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Buffalo State Named Twice to 5+ Club for Physics Teacher Prep

Buffalo State Named Twice to 5+ Club for Physics Teacher Prep

Posted: February 17, 2015

The Physics Teacher Education Coalition gave Buffalo State the 5+ Club Award for the number of highly qualified physics teachers who graduated from Buffalo State in academic years 2011–2012 (ten teachers) and 2012–2013 (eight teachers).

Malcolm Beasley, president of the American Physical Society, and Steven Iona, president of the American Association of Physics Teachers, wrote to commend Buffalo State on this accomplishment. Fewer than 20 institutions in the United States graduate five or more highly qualified physics teachers in most years.

In 2013, the National Task Force on Teacher Education in Physics reported that the need for qualified physics teachers is greater now than at any time in history. Of the approximately 1,400 new teachers who are hired to teach physics each year, less than half have a degree in physics or physics education.

"We are pleased to have this acknowledgement from the Physics Teacher Education Coalition," said Dan MacIsaac, associate professor of physics at Buffalo State. MacIsaac is coordinator of Buffalo State’s two physics graduate education programs. He also serves as co-principal investigator on a $9.8 million grant from the National Science Foundation that aims to change how science is taught in Buffalo Public Schools. "We are very proud of our alumni, whose achievements are a testimony to the quality of our program."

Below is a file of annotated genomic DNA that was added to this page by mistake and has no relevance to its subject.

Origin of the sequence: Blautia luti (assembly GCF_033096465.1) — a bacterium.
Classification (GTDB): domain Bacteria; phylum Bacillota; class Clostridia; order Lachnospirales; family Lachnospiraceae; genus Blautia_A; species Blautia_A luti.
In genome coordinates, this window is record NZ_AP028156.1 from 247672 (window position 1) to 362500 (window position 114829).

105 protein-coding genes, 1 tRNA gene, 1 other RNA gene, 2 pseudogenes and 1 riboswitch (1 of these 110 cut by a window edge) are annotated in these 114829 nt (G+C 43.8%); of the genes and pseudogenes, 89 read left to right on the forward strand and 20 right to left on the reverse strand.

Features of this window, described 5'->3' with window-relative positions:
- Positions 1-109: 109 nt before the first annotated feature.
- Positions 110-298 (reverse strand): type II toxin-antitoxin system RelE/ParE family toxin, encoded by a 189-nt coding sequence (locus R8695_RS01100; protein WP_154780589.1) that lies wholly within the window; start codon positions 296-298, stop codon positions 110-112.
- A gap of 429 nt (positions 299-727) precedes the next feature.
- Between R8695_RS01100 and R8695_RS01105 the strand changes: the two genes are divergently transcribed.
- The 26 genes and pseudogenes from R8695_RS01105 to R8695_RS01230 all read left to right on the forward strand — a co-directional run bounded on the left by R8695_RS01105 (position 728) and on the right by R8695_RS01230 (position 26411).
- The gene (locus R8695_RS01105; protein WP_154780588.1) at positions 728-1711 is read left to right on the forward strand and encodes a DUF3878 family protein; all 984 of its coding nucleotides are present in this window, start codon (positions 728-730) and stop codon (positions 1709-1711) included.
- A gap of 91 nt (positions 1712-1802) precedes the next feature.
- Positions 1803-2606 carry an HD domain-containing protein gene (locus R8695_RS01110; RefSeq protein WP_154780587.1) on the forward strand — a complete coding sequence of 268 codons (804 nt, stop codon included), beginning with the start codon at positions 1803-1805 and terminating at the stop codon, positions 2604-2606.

The Physics Teacher Education Coalition concurs. In bestowing Buffalo State’s award, Beasley and Iona wrote, “We congratulate Buffalo State for its excellence in physics teacher education, and for serving as a national model for STEM teacher preparation."

The physics education programs at Buffalo State are soliciting applicants. MacIsaac noted that the college participates in a $750,000, NSF-funded Noyce Scholars Partnership for new STEM teachers. "Qualified students can receive up to $25,000 of financial support," said MacIsaac. "And, despite the upheavals in the teaching profession, there is still a nationwide shortage of STEM teachers, including here in Western New York."

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